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ECJ, Case C‑34/21: Ope­ning clau­se of Art. 88 GDPR

Art. 88 GDPR is an ope­ning clau­se that allo­ws Mem­ber Sta­tes, “more spe­ci­fic pro­vi­si­ons” for the pro­tec­tion of employees in the are­as of coll­ec­ti­ve agree­ments, manage­ment, plan­ning and orga­nizati­on of work, equa­li­ty and diver­si­ty, health pro­tec­tion and dismissal.

The Wies­ba­den Admi­ni­stra­ti­ve Court (VG) had sub­mit­ted a que­sti­on to the ECJ in this regard. It con­cer­ned decrees of the Hes­si­an Mini­stry of Edu­ca­ti­on and Cul­tu­ral Affairs that allo­wed par­ti­ci­pa­ti­on in les­sons via video con­fe­rence during the Coro­na peri­od. It was sti­pu­la­ted that the con­nec­tion to the video con­fe­rence was only per­mis­si­ble with the con­sent of the stu­dents or their par­ents, but not the con­sent of the tea­chers – this was becau­se the Hes­si­an Data Pro­tec­tion Act per­mits the pro­ce­s­sing of employee data inso­far as this is neces­sa­ry for the estab­lish­ment or imple­men­ta­ti­on of the employment rela­ti­on­ship (the same as § Sec­tion 26 (1) of the Ger­man BDSG). A tea­chers’ staff coun­cil had filed a com­plaint against this.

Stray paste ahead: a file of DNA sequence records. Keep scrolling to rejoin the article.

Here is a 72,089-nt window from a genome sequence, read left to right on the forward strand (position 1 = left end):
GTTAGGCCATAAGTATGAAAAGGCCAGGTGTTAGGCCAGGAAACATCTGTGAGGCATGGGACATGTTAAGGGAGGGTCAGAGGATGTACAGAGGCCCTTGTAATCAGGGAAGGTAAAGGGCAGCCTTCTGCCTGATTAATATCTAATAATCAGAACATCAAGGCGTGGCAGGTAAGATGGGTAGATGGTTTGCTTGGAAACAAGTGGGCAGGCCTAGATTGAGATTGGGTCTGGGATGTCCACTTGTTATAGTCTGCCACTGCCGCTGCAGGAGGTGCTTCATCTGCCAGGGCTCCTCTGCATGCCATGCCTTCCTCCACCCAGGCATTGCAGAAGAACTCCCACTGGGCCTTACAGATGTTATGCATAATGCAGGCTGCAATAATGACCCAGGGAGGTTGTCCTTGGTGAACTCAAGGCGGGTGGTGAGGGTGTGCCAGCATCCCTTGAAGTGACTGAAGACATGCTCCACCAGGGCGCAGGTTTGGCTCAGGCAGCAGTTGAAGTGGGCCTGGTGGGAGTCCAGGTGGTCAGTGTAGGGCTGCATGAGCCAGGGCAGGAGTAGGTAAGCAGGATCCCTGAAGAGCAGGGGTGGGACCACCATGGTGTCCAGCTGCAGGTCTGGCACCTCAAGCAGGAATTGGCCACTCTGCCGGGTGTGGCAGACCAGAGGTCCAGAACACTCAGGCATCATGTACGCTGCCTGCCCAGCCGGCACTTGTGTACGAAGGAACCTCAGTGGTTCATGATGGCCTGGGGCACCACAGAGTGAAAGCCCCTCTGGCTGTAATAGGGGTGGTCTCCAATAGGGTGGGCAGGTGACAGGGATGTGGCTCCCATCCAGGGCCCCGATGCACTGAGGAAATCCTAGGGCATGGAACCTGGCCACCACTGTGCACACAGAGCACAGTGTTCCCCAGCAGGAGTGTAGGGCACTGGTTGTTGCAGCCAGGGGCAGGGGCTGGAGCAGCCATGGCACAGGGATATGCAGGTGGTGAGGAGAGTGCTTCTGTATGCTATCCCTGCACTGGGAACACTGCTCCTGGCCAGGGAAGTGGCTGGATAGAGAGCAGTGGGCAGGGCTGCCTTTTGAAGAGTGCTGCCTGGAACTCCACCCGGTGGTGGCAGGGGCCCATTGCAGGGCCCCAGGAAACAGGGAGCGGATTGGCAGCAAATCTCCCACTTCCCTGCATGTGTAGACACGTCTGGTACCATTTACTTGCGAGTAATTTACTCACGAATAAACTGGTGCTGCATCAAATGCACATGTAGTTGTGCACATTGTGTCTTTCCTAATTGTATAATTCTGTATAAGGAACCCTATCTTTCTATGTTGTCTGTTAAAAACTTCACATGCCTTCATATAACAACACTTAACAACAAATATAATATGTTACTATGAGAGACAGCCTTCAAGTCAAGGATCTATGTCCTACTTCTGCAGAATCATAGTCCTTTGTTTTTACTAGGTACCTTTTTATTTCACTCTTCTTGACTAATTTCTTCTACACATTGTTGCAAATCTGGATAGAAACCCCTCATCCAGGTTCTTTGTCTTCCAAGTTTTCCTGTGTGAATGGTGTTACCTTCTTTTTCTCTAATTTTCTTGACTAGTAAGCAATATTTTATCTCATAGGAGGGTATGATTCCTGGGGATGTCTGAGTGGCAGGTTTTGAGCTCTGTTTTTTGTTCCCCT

The ECJ came to the con­clu­si­onthat Mem­ber Sta­tes may only adopt more spe­ci­fic rules in the area of employment if they com­ply with the requi­re­ments of Art. 88(2) GDPR. They must the­r­e­fo­re spe­cial mea­su­res to safe­guard the human dignity, legi­ti­ma­te inte­rests and fun­da­men­tal rights of the data sub­ject. Howe­ver, they can­not sim­ply repeat the GDPR, nor can they amend Art. 6 and 9 GDPR (legal grounds).

The VG Wies­ba­den must the­r­e­fo­re now assess whe­ther the rele­vant Hes­si­an pro­vi­si­on is appli­ca­ble or not com­pa­ti­ble with Art. 88 GDPR – if this should not be the case, Art. 6 GDPR will have to be exami­ned. The que­sti­on may also have an impact on Sec­tion 26 BDSG.

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